The Scythe

My father divided the sun's arc
with the curved knife of a scythe,
cut the day down in swung crescents
and sap-dyed steps through a field

that kept no purpose but to be open
and grow high. His cutter's lilt,
the tilt and torsion, was his father's.
Before that it was grained in the curl

of the snath, never shaped but grown
in the grey ash that made its handle,
a tool uprooted, a movement
found and anchored like a stone.

At his center of gravity: this rune.
His blade-span and sway mouthed its name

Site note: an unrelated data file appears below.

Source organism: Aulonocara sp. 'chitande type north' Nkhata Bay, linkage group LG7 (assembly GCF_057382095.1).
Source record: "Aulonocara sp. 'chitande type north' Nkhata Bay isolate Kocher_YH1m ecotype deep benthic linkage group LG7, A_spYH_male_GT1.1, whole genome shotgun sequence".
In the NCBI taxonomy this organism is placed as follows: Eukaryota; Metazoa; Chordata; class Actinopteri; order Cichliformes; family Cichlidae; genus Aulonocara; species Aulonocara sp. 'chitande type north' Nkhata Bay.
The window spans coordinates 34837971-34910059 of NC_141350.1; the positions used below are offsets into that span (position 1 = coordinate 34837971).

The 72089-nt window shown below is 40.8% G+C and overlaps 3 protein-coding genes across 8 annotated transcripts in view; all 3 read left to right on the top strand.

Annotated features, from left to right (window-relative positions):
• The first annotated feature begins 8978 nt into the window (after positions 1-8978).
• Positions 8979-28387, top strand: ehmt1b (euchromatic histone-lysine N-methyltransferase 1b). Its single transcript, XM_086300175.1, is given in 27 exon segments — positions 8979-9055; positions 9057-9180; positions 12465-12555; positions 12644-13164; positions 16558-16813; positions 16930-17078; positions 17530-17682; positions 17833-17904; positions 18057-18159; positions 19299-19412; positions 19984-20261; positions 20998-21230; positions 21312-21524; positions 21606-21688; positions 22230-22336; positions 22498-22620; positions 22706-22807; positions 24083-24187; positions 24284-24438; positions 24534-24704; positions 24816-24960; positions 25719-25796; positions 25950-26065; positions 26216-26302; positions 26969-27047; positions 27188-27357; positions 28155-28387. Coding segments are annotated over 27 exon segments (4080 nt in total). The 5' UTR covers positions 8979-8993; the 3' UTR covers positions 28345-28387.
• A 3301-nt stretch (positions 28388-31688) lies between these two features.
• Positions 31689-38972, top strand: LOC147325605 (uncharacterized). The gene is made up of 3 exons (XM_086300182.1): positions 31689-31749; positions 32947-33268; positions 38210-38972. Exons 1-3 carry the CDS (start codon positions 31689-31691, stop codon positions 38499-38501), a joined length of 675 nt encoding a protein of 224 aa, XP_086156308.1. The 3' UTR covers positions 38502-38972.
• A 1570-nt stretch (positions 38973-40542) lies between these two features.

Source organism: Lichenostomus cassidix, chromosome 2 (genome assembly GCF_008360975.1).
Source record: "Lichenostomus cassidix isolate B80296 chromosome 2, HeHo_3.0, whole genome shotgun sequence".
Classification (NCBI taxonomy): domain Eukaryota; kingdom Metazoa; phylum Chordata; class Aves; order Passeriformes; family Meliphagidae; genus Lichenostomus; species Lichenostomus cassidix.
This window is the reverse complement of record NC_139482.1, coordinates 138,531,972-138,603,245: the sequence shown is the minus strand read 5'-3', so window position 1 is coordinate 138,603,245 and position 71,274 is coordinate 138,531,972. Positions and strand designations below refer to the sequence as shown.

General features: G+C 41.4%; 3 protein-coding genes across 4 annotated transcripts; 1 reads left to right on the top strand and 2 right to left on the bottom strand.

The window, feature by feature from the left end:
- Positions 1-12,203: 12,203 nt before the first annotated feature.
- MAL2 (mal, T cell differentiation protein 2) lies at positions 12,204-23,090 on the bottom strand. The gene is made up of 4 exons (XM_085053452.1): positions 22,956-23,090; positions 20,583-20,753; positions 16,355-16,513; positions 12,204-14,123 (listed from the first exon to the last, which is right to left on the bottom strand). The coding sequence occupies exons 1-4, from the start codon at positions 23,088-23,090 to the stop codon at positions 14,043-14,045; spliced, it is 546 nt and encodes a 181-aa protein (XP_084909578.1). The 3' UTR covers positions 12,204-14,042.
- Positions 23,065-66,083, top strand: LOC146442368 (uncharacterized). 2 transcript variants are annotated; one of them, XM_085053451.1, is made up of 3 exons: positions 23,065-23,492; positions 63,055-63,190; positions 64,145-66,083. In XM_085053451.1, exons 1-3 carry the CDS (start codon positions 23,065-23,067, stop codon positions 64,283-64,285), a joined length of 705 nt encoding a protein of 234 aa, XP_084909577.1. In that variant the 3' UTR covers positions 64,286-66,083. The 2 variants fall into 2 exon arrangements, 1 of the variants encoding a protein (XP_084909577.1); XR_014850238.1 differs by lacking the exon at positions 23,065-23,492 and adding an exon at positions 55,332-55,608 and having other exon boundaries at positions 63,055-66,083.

in the way the firm muscle of a rainbow
trout speaks the river's mind.

I was far behind in his swath,
spreading straw to dry yellow in the sun,
rolling hay into riddles, unfurling tarps
to peg down all the work we'd done.

Each shadow grew long in the tooth,
and when the scythe hung dormant
on nail hooks sunk in the stable wall
I took it down with both hands,

held the handles, fixed a balance
with the bone-rule cradled in its blade,
felt a gait and radius shifting weight
as relic-marrows tightened in my frame.

:: James Langer, Gun Dogs

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